The revised height of Mt. Everest puts an end to the decades-long dispute between the two neighbours
Kathmandu/Beijing: The world's highest peak is now taller by 86 centimetres, Nepal and China jointly announced on Tuesday after they remeasured Mt. Everest at 8,848.86 metres, over six decades after India conducted the previous measurement in 1954.
The revised height of Mt. Everest puts an end to the decades-long dispute between the two neighbours on the height of the world's tallest mountain that straddles their shared border.
The exact height of Mount Everest had been contested ever since a group of British surveyors in India declared the height of Peak XV, as it was initially called, to be 8,778 metres in 1847.
Mt. Everest stands on the border between China and Nepal and mountaineers climb it from both sides. Mt. Everest known as Sagarmatha in Nepal while in China it is called as Mt. Qomolangma, the Tibetan name for the world's highest peak.
The Nepal government decided to measure the exact height of the mountain as some geologists suggested that there might have been some changes due to various reasons, including the devastating earthquake of 2015. The 7.8 magnitude earthquake killed nearly 9,000 people in Nepal, and caused an avalanche which buried parts of the base camp at the mountain.
Mt. Everest's revised height was officially announced by Nepalese and Chinese foreign ministers at a special virtual event.
Nepal's Foreign Minister Pradeep Minister Gyawali and his Chinese counterpart Wang Yi attended the virtual event, and read out the letters written by their respective heads-of-the-state President Bidya Devi Bhandari and Chinese President Xi Jinping.
"This is a historic day. The new height of Mt Everest is 8,848.86 metres," Gyawali said while making the much-awaited announcement.
Speaking on the occasion, Gyawali and Wang expressed their satisfaction over the existing friendly and cooperative bilateral relations between the two countries.
Wang too announced the mountain's height to be 8,848.86 metres immediately afterwards.
The new height is 86 cms more than the previous measurement. According to the measurement done in 1954 by Survey of India, the height of Mount Everest is 8,848 metres.
The widely accepted height of 8,848 metres or 29,028 feet was determined by the Survey of India in 1954 from Bihar using the trigonometric method. It was the third survey by India, The Kathmandu Post reported.
A Chinese survey in 1975 obtained the figure of 29,029.24 feet (8,848.11 metres), and an Italian survey, using satellite surveying techniques, obtained a value of 29,108 feet (8,872 metres) in 1987, but questions arose about the methods used, the report said.
The joint survey is significant as China in 2018 differed with Nepal over the height of Mt. Everest and stuck to its calculations that the peak of the world's tallest mountain was four meters less than Kathmandu's measurement.
In 2018 China said it has not changed its measurement of the height of Mt. Qomolangma.
China recognises Mt. Qomolangma as the world's tallest, measuring 8,844.43 metres above sea level, the National Administration of Surveying, Mapping and Geo-information told the Xinhua News Agency in Feb 2018, in response to reports that China had agreed to accept Nepal's measurement of 8,848 metres.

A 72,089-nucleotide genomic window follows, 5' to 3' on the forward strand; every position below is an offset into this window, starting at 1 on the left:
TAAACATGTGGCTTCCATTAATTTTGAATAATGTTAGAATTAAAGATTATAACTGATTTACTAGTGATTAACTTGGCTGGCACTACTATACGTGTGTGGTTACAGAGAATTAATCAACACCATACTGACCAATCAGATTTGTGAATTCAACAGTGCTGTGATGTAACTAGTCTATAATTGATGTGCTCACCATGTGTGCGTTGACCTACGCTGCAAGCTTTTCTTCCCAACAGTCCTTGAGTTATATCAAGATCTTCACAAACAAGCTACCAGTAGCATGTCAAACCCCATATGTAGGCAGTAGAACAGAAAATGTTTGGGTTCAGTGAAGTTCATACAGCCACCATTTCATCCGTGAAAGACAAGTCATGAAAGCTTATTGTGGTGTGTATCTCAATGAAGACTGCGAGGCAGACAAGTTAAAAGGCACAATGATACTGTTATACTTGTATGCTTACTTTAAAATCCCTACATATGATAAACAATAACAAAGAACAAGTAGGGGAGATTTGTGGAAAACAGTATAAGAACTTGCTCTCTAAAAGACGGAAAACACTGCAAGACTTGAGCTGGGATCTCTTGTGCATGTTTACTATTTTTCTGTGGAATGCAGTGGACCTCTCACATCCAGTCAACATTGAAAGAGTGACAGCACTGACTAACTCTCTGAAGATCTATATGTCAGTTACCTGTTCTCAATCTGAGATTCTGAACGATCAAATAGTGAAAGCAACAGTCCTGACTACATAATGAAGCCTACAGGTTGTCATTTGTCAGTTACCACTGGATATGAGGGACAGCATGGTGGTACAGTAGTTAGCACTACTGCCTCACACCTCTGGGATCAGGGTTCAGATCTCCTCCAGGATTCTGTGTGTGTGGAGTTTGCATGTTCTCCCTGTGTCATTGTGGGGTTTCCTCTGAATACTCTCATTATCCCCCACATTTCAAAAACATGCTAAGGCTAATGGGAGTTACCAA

The measurement was significant as China and Nepal settled their border dispute in 1961 with the boundary line passing through the summit of Mt. Everest.
The peak of Mt. Everest played a significant role in the settlement of the boundary between Nepal and China, after Beijing gave up its claims over the whole mountain as part of its territory after it took control of Tibet in 1950.
The dispute was finally settled in 1961 after the intervention of the ruling Communist Party of China founder Mao Zedong, who suggested that the boundary line should pass through the summit of the Mt. Everest, which was agreed by Nepal.
The latest survey puts both the countries on the same page about its height as Beijing seeks firm up its strategic ties with Nepal with huge investments in infrastructure projects, while enhancing its political influence over the Himalayan country.
President Xi said in his letter that China and Nepal reached a consensus last year on the joint announcement of the new height of the peak.
For more than a year, the two countries' survey teams have overcome all kinds of difficulties, solidly carried out their work, and finally reached a conclusion on the snow-covered height based on the International Height Reference System, he said.
Describing Mt. Qomolangma "an important symbol of the China-Nepal traditional friendship," Xi said it is agreed by both countries as the boundary peak and the "Peak of China-Nepal Friendship," the Xinhua report said.
He said the joint announcement of the new height of Mt. Qomolangma with his Nepali counterpart is of great significance in carrying forward the undertakings of the predecessors to the future, and showcasing the high level of the continuous development of China-Nepal relations.
China is willing to join hands with Nepal to actively promote the cooperation in ecological and environmental protection and scientific research, and better safeguard the precious wealth and home of both peoples, Xi said.